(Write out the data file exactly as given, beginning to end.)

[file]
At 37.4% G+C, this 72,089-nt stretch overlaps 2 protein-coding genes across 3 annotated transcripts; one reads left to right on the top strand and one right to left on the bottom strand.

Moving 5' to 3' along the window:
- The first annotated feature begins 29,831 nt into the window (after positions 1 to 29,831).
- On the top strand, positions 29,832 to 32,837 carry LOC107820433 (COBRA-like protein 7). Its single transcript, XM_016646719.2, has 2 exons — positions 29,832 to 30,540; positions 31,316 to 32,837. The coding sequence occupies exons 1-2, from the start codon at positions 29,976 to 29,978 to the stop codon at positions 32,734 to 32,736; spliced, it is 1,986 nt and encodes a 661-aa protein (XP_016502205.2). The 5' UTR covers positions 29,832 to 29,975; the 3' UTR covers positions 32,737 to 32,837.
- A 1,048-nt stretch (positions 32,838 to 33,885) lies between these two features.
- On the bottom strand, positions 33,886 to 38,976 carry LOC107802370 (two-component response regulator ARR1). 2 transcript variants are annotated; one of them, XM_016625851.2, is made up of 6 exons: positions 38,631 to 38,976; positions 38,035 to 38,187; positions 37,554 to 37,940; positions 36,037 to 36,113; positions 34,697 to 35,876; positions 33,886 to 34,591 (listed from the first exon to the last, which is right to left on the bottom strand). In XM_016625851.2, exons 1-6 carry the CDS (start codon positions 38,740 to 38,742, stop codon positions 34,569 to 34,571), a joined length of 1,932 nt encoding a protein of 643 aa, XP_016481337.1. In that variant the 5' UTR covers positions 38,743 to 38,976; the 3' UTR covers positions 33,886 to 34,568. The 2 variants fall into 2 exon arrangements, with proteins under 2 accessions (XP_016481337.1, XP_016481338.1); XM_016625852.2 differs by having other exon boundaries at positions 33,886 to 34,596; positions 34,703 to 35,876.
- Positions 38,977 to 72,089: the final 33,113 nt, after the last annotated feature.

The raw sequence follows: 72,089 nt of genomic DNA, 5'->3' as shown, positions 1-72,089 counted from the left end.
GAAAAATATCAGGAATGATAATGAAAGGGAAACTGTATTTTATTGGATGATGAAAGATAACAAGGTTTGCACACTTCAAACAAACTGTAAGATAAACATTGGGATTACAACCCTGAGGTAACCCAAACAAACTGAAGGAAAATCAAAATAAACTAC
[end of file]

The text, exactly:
At 37.4% G+C, this 72,089-nt stretch overlaps 2 protein-coding genes across 3 annotated transcripts; one reads left to right on the top strand and one right to left on the bottom strand.

Moving 5' to 3' along the window:
- The first annotated feature begins 29,831 nt into the window (after positions 1 to 29,831).
- On the top strand, positions 29,832 to 32,837 carry LOC107820433 (COBRA-like protein 7). Its single transcript, XM_016646719.2, has 2 exons — positions 29,832 to 30,540; positions 31,316 to 32,837. The coding sequence occupies exons 1-2, from the start codon at positions 29,976 to 29,978 to the stop codon at positions 32,734 to 32,736; spliced, it is 1,986 nt and encodes a 661-aa protein (XP_016502205.2). The 5' UTR covers positions 29,832 to 29,975; the 3' UTR covers positions 32,737 to 32,837.
- A 1,048-nt stretch (positions 32,838 to 33,885) lies between these two features.
- On the bottom strand, positions 33,886 to 38,976 carry LOC107802370 (two-component response regulator ARR1). 2 transcript variants are annotated; one of them, XM_016625851.2, is made up of 6 exons: positions 38,631 to 38,976; positions 38,035 to 38,187; positions 37,554 to 37,940; positions 36,037 to 36,113; positions 34,697 to 35,876; positions 33,886 to 34,591 (listed from the first exon to the last, which is right to left on the bottom strand). In XM_016625851.2, exons 1-6 carry the CDS (start codon positions 38,740 to 38,742, stop codon positions 34,569 to 34,571), a joined length of 1,932 nt encoding a protein of 643 aa, XP_016481337.1. In that variant the 5' UTR covers positions 38,743 to 38,976; the 3' UTR covers positions 33,886 to 34,568. The 2 variants fall into 2 exon arrangements, with proteins under 2 accessions (XP_016481337.1, XP_016481338.1); XM_016625852.2 differs by having other exon boundaries at positions 33,886 to 34,596; positions 34,703 to 35,876.
- Positions 38,977 to 72,089: the final 33,113 nt, after the last annotated feature.

The raw sequence follows: 72,089 nt of genomic DNA, 5'->3' as shown, positions 1-72,089 counted from the left end.
GAAAAATATCAGGAATGATAATGAAAGGGAAACTGTATTTTATTGGATGATGAAAGATAACAAGGTTTGCACACTTCAAACAAACTGTAAGATAAACATTGGGATTACAACCCTGAGGTAACCCAAACAAACTGAAGGAAAATCAAAATAAACTAC